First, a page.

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A CurtainUp Book Review
Backstage Pass to Broadway
By Elyse Sommer
It wasn't until I read that show's hard-working press agent Susan L. Schulman's just published memoir, Backstage Pass to Broadway, that I learned that Warren was a disaster backstage as well as on stage. While I do know all of New York's theatrical press agents, my dealing with them are pretty much limited to reading their press releases, responding to invitations and, occasionally a quick chat when I pick up my tickets for a press performance. And so, though Susan and her colleagues aren't quite as invisible to me as they might be to the average theater goer, this memoir with its wealth of anecdotes about her first three decades as a press agent proved to be not just an entertaining "good read" but a most informative one.
The book's Playbill-like opening page features a cast list bigger and with more celebrities than even a producing team with really deep pockets could afford. Though not all the players have starring roles, this insider's reminiscences about dealing with some of the best known ones would be the envy of New York Post gossip columnist Michael Riedel (who happens to also have a small featured role). But despite some decidedly unflattering revelations, Schulman's tell all is never mean-spirited, but the story of a love affair with the theater — a love affair that dates back to a New York raised teenager's regular theater outings followed by her waiting at the stage door after a show to express her thanks and admiration to the star.
As Schulman makes clear, being in an up close and personal relationship with the people whose names light up Broadway marquees is not for marshmallows and can be especially challenging for a young, fledgling press agent. Perhaps her most harrowing dealings with a talented but uber-egotistical and difficult to work with superstar was her gig to help shepherd a production of Arnold Wesker's The Merchant to Broadway.
In a Chapter titled "The Show That Killed Zero Mostel" Mostel's treatment of the young press agent was not just a case of thougtlessness or bad manners but real abuse. Actually that whole show was overhung by a black cloud. Mostel did die and had to be replaced. But that wasn't the only problem. John Dexter,the director, was also so painfully difficult to work with that he demoralized the entire cast.
Schulman's less than euphoric experiences also include her relationship with the legendary David Merrick during his last years when he was made literally speechless by a stroke. It's something of a David and Goliath story since it ended with David (Schulman) suing the Goliath (Merrick and his wife)— and winning.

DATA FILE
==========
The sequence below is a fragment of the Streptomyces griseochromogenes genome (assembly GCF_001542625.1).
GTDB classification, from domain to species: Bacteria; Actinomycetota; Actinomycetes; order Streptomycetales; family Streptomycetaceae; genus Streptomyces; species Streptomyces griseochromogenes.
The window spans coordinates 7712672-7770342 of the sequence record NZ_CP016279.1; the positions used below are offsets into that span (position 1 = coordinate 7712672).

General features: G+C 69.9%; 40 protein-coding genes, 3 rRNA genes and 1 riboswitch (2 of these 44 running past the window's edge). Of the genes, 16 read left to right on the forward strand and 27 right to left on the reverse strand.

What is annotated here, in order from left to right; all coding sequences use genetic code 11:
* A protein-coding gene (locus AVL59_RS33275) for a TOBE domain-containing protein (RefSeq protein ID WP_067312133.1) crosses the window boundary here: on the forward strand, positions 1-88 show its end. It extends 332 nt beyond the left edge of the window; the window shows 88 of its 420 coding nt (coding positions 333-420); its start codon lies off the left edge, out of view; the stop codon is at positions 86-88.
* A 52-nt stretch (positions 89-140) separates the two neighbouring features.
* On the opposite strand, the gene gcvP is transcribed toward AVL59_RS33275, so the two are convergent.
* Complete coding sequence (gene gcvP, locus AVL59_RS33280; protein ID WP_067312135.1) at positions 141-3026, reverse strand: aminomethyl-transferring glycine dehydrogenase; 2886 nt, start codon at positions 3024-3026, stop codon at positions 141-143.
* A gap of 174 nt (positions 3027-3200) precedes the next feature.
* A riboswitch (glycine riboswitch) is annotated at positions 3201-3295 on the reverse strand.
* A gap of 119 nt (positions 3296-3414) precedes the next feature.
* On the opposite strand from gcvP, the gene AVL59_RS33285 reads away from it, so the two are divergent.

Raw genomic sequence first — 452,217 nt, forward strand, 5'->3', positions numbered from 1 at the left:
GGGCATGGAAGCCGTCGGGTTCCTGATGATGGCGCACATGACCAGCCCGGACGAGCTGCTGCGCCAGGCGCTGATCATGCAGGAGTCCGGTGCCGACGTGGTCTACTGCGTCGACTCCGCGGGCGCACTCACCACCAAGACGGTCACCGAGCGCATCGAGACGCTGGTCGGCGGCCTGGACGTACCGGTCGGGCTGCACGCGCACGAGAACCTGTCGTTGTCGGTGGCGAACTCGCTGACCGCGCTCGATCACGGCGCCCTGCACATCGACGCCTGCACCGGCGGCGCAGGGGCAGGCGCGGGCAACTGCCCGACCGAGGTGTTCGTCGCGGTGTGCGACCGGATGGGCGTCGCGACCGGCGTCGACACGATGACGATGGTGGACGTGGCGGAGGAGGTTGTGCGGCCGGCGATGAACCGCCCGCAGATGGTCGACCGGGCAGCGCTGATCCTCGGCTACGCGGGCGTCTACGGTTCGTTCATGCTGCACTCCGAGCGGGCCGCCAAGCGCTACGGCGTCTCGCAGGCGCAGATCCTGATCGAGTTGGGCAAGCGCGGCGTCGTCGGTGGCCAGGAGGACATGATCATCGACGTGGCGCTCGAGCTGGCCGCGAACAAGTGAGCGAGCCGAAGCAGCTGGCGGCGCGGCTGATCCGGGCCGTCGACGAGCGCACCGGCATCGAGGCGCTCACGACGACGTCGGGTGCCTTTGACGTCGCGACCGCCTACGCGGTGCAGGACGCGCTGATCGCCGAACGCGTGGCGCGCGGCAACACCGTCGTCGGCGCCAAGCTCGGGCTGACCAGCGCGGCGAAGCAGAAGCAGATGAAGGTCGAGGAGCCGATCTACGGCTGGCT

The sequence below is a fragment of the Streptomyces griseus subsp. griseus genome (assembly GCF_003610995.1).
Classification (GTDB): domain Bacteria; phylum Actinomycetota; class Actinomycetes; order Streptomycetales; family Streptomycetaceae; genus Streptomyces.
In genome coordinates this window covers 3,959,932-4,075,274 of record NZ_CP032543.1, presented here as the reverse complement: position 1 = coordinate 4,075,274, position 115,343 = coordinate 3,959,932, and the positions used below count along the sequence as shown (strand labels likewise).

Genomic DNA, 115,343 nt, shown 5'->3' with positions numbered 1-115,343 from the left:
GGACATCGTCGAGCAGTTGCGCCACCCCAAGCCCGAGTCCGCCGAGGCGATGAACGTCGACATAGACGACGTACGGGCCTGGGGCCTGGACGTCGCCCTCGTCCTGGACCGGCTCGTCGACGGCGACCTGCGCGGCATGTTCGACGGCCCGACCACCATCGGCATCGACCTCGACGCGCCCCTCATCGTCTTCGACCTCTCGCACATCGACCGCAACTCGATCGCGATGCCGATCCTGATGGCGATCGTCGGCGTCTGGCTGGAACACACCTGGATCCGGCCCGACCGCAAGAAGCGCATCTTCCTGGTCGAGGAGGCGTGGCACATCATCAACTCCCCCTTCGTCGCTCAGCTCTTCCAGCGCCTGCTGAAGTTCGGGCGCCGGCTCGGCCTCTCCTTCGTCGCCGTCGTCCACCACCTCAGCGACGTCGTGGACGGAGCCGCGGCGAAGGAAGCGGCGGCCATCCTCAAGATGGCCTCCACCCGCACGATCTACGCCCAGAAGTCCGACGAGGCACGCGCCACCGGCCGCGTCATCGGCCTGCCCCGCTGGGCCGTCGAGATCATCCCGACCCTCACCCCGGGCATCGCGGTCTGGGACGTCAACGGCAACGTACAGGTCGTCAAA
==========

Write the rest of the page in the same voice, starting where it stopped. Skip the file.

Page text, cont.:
Applause (1970) was film star Lauren Bacall's first Broadway musical. It was also a big first for the 23-year-old Schulman. Though she'd worked on a number of Broadway productionss as an assistant, this was the first show she handled from scratch. It was a heady experience for both Bacall and Schulman, though even Bacall could be prickly about unintended missteps.
Some big-timers who helped to make all the hard work and stress of a press agent's life worthwhile include Yul Brynner, George C. Scott, Kathleen Chalfant and cellist Yo Yo Ma. In a chapter entitled "Robert Redford and the Art of Disappearing in Plain Sight" Schulman endearingly admits that her trajectory from being an awestruck stage door fan to a cool and collected professional accustomed to working with iconic celebrities did not make her altogether immune to loosing that cool. As she sums up her interaction with Redford during a pro bono charity gig "having all that intelligence, personality and charm focused directly at me proved I wasn't quite as cool as I thought I was. Robert Redford was, and still is, the real deal."
There's also a fun account of her reconnecting with Henry "the Fonz" Winkler whom she first met and became friends with when they appeared in Of Thee I Sing co-produced by her high school (Hunter) and his (McBurney Schol for Boys. A picture of this early Schulman show biz adenture is just one of many photos that enliven Backstage to Broadway.
Except for the accounts of details about her early years of growing up in Manhattan and examples of her professional and personal life merging, don't count on any non-job related information on Schulman's private life. British actress Susan Hampshire exemplifies one of these professional-personal mergers. (Schulman has often visited Hampshire's home many times over the past forty years and attended her son's wedding).
My one quibble with this fun to read book is that after her chapter on Vanessa Redgrave ends it abruptly changes course and moves into the how-to genre. The author has done a fine job of weaving information about what a press agent does into her behind the scenes stories. However, her final chapters, "So What Does A Press Agent Do?" and "How Has PR Changed?" read a bit like outtakes from her lectures on public relations at Columbia.
The chapter on the changing PR scene might have had more of the book's overall flavor and resonated with a broader reader spectrum if she'd included specific examples of facebook/twitter success stories; and also if she'd touched on how the the PR business, like so many other enterprises, has posed new challenges to the solo practitioner with just a couple of assistants who must compete with mega-sized publicity firms.
But why quibble? If you skip or skim through these final chapters, you'll still have plenty of more colorful stuff to enjoy.
It's available in multiple formats. To get your copy go to the Backstage Pass to Broadway website at www.BackstagePassToBroadway.com or to amazon.com.